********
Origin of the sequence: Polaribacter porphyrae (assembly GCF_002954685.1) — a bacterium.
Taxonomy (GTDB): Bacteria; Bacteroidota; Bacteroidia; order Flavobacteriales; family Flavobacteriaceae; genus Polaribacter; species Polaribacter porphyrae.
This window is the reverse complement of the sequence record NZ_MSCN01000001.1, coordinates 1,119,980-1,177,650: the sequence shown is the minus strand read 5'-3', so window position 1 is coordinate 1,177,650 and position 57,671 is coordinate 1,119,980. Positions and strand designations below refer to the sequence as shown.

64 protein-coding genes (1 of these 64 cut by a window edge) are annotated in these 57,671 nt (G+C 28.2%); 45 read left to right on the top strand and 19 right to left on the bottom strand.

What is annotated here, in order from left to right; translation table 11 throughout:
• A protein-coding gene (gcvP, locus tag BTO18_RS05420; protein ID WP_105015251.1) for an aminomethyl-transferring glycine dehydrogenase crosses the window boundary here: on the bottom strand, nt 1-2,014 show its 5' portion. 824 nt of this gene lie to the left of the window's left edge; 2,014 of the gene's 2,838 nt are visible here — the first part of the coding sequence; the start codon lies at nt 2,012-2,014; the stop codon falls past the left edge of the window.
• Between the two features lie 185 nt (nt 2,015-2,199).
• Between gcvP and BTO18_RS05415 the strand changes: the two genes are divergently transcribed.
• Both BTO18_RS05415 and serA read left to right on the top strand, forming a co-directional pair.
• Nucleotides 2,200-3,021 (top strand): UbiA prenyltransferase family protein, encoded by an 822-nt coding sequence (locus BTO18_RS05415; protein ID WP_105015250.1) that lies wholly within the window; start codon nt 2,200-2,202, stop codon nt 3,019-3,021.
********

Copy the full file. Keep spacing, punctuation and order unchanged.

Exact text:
Origin of the sequence: Polaribacter porphyrae (assembly GCF_002954685.1) — a bacterium.
Taxonomy (GTDB): Bacteria; Bacteroidota; Bacteroidia; order Flavobacteriales; family Flavobacteriaceae; genus Polaribacter; species Polaribacter porphyrae.
This window is the reverse complement of the sequence record NZ_MSCN01000001.1, coordinates 1,119,980-1,177,650: the sequence shown is the minus strand read 5'-3', so window position 1 is coordinate 1,177,650 and position 57,671 is coordinate 1,119,980. Positions and strand designations below refer to the sequence as shown.

64 protein-coding genes (1 of these 64 cut by a window edge) are annotated in these 57,671 nt (G+C 28.2%); 45 read left to right on the top strand and 19 right to left on the bottom strand.

What is annotated here, in order from left to right; translation table 11 throughout:
• A protein-coding gene (gcvP, locus tag BTO18_RS05420; protein ID WP_105015251.1) for an aminomethyl-transferring glycine dehydrogenase crosses the window boundary here: on the bottom strand, nt 1-2,014 show its 5' portion. 824 nt of this gene lie to the left of the window's left edge; 2,014 of the gene's 2,838 nt are visible here — the first part of the coding sequence; the start codon lies at nt 2,012-2,014; the stop codon falls past the left edge of the window.
• Between the two features lie 185 nt (nt 2,015-2,199).
• Between gcvP and BTO18_RS05415 the strand changes: the two genes are divergently transcribed.
• Both BTO18_RS05415 and serA read left to right on the top strand, forming a co-directional pair.
• Nucleotides 2,200-3,021 (top strand): UbiA prenyltransferase family protein, encoded by an 822-nt coding sequence (locus BTO18_RS05415; protein ID WP_105015250.1) that lies wholly within the window; start codon nt 2,200-2,202, stop codon nt 3,019-3,021.